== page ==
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Memory leak on definition of anonymous code?

by octothorpe (Initiate)
on Oct 06, 2003 at 19:09 UTC ( #297041=perlquestion: print w/replies, xml ) Need Help??

octothorpe has asked for the wisdom of the Perl Monks concerning the following question:

I've identified what seems to be a memory leak in Perl and verified it on 5.8.0 on a Windows machine and 5.005_03 on a UNIX server. It seems to occur when an anonymous subroutine is defined with code that would cause recursion. The simplified example below demonstrates the problem. Try running it on your system with Task Manager or `top` running to see the memory usage climb. On my system it gobbles up about 100MB per second for the first 3 seconds. Note that &$sub_ref() is never actually called: the recursion is defined but never executed.
use strict; # leak occurs whether strict is used or not while(1) { &leak(); } sub leak { my $sub_ref; $sub_ref = sub { &$sub_ref(); }; return 0; }
To provide context, a more realistic usage might involve computing a factorial.
sub leak { my $factorial_sub_ref; $factorial_sub_ref = sub { my ($number) = @_; if ($number < 2) { return 1; } return($number + &$factorial_sub_ref($number - 1)); }; return 0; }
Additional context: this problem originally occured for me in a recursive descent parser, which had a whole lot of tiny functions I wanted to obscure from UltraEdit's function list. Is this a Perl bug? If so, where can I find more information about its status?

Replies are listed 'Best First'.
Re: Memory leak on definition of anonymous code?
by Aristotle (Chancellor) on Oct 06, 2003 at 19:38 UTC
    That's rather old news. You have just generated a cyclic reference: the variable references the closure and the closure references the variable. Perl cannot garbage collect such data structures because it uses a simple reference counter to keep track of referenced memory; in the case of cyclic structures all members reference each other, so the counter never reaches zero even if there aren't any references pointing to the structure from the outside. WeakRef may be of interest.

    Makeshifts last the longest.

      For the curious, here is the leaky code fixed with WeakRef:
      use strict; use WeakRef; while(1) { &leak(); } sub leak { my $sub_ref; $sub_ref = sub { &$sub_ref(); }; weaken($sub_ref); # <- This fixes the leak return 0; }
Re: Memory leak on definition of anonymous code?
by dragonchild (Archbishop) on Oct 06, 2003 at 20:22 UTC
    Not only is a factorial calculator not a good candidate for recursion, Perl (currently) doesn't do tail-recursion optimization, which would fix your memory leak.

    I'm also trying to figure out how your two examples are similar. The first defines new anonymous subs, but the second only defines one. (The additional subs are defined because you're calling the function definer over and over.) Try the following:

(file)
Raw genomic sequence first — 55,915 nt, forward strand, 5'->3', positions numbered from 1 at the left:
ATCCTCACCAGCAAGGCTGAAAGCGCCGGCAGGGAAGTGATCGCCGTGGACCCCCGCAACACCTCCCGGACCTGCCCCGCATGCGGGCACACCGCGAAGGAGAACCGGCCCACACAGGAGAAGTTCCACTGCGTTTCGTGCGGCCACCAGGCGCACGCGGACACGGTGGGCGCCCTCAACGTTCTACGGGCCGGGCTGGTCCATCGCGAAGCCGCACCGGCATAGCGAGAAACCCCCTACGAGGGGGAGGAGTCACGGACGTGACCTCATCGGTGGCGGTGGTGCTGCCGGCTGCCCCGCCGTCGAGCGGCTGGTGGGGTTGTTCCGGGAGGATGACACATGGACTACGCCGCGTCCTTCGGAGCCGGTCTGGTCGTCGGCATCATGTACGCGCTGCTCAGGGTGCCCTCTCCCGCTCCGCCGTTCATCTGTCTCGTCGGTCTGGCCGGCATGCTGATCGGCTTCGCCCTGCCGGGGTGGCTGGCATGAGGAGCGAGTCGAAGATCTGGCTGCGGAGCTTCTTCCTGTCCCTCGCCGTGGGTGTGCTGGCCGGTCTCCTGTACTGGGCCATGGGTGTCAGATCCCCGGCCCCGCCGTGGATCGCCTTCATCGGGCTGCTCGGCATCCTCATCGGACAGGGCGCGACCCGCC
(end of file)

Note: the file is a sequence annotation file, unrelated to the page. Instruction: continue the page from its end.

use strict; # leak occurs whether strict is used or not my $fact = build_sub(); while(1) { print &$fact(5), $/; } sub build_sub { my $factorial_sub_ref; $factorial_sub_ref = sub { my ($number) = @_; if ($number < 2) { return 1; } return($number * &$factorial_sub_ref($number - 1)); }; return $factorial_sub_ref; }

    Also, factorials are multiplied, not added.

    ------
    We are the carpenters and bricklayers of the Information Age.

    The idea is a little like C++ templates, except not quite so brain-meltingly complicated. -- TheDamian, Exegesis 6

    Please remember that I'm crufty and crochety. All opinions are purely mine and all code is untested, unless otherwise specified.

Re: Memory leak on definition of anonymous code?
by waswas-fng (Curate) on Oct 06, 2003 at 19:36 UTC
    welcome to the wonderful world of recursion. Check out This (off site).


    -Waswas
Re: Memory leak on definition of anonymous code?
by jonadab (Parson) on Oct 06, 2003 at 20:16 UTC

    Yes, we're still waiting to find out whether Perl6 will get real garbage collection that would fix this, or have the same reference counting that Perl5 has.


    $;=sub{$/};@;=map{my($a,$b)=($_,$;);$;=sub{$a.$b->()}} split//,".rekcah lreP rehtona tsuJ";$\=$ ;->();print$/
      I believe the issue has been decided - Perl 6 will have real GC.
        I believe the issue has been decided - Perl 6 will have real GC.

        Really? Cooool.


        $;=sub{$/};@;=map{my($a,$b)=($_,$;);$;=sub{$a.$b->()}} split//,".rekcah lreP rehtona tsuJ";$\=$ ;->();print$/
      Yes it will, courtesy of the Parrot VM it will run on, which (AFAIK) uses a mark and sweep type GC.

      Makeshifts last the longest.

        [Thinks about this answer for a brief moment.] So, if the GC is built into Parrot... does that mean Ponie will get it too?


        $;=sub{$/};@;=map{my($a,$b)=($_,$;);$;=sub{$a.$b->()}} split//,".rekcah lreP rehtona tsuJ";$\=$ ;->();print$/
      No we're not. The decision's been made for years... No refcounting for perl 6.

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